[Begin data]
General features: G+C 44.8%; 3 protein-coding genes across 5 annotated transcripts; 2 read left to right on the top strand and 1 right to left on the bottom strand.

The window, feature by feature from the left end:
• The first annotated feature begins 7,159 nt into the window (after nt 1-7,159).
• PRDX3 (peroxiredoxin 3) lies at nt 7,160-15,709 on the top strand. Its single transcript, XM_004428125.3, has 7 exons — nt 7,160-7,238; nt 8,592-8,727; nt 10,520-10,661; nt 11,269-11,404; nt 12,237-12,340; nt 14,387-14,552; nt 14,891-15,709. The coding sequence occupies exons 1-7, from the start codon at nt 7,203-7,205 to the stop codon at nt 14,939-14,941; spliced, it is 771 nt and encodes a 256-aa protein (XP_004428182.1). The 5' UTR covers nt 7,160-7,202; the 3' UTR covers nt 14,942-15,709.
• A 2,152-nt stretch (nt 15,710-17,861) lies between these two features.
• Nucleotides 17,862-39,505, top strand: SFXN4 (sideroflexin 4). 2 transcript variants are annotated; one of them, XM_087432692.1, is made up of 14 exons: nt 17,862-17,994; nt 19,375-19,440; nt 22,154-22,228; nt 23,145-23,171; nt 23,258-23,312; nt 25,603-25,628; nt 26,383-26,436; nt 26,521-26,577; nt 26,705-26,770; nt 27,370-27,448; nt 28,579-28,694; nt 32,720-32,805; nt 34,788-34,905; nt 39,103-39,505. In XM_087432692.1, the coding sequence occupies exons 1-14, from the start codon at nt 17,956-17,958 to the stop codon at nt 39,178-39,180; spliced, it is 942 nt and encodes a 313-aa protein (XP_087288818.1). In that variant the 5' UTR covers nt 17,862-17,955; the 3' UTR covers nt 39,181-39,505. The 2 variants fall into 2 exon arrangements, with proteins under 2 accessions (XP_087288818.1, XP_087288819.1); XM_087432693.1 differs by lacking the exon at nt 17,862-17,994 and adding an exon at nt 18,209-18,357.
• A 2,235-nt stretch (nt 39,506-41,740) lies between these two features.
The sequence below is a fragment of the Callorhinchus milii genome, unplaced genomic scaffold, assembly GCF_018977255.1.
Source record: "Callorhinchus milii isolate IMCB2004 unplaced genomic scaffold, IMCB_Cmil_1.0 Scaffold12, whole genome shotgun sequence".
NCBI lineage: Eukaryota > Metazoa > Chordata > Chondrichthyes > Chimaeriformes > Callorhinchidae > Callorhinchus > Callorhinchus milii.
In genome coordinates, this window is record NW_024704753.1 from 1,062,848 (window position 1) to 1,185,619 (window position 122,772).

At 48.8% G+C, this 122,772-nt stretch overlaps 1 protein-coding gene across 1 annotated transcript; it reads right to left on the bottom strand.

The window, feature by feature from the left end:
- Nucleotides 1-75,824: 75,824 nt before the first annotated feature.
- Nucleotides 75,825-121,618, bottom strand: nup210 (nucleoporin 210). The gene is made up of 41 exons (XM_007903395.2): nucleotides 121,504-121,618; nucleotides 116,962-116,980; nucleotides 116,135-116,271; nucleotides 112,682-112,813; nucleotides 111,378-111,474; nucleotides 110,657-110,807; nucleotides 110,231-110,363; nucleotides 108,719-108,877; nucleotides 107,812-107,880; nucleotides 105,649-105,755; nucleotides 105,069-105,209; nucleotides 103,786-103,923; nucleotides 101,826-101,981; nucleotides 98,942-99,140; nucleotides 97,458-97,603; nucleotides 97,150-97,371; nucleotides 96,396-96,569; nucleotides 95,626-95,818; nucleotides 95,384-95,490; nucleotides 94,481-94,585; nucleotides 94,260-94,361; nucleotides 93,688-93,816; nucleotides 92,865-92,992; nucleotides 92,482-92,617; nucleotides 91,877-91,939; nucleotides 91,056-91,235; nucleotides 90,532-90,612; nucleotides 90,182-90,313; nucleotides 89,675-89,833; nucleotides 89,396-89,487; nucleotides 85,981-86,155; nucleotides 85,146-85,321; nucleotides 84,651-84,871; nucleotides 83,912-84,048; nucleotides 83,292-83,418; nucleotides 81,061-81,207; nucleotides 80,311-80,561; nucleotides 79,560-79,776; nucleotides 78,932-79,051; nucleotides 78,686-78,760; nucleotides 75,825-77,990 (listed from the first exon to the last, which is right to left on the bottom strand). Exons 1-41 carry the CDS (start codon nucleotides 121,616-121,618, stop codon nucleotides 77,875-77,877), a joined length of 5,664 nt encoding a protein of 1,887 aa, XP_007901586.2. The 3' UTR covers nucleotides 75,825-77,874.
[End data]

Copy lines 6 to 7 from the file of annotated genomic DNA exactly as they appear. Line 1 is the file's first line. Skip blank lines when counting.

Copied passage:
• Nucleotides 17,862-39,505, top strand: SFXN4 (sideroflexin 4). 2 transcript variants are annotated; one of them, XM_087432692.1, is made up of 14 exons: nt 17,862-17,994; nt 19,375-19,440; nt 22,154-22,228; nt 23,145-23,171; nt 23,258-23,312; nt 25,603-25,628; nt 26,383-26,436; nt 26,521-26,577; nt 26,705-26,770; nt 27,370-27,448; nt 28,579-28,694; nt 32,720-32,805; nt 34,788-34,905; nt 39,103-39,505. In XM_087432692.1, the coding sequence occupies exons 1-14, from the start codon at nt 17,956-17,958 to the stop codon at nt 39,178-39,180; spliced, it is 942 nt and encodes a 313-aa protein (XP_087288818.1). In that variant the 5' UTR covers nt 17,862-17,955; the 3' UTR covers nt 39,181-39,505. The 2 variants fall into 2 exon arrangements, with proteins under 2 accessions (XP_087288818.1, XP_087288819.1); XM_087432693.1 differs by lacking the exon at nt 17,862-17,994 and adding an exon at nt 18,209-18,357.
• A 2,235-nt stretch (nt 39,506-41,740) lies between these two features.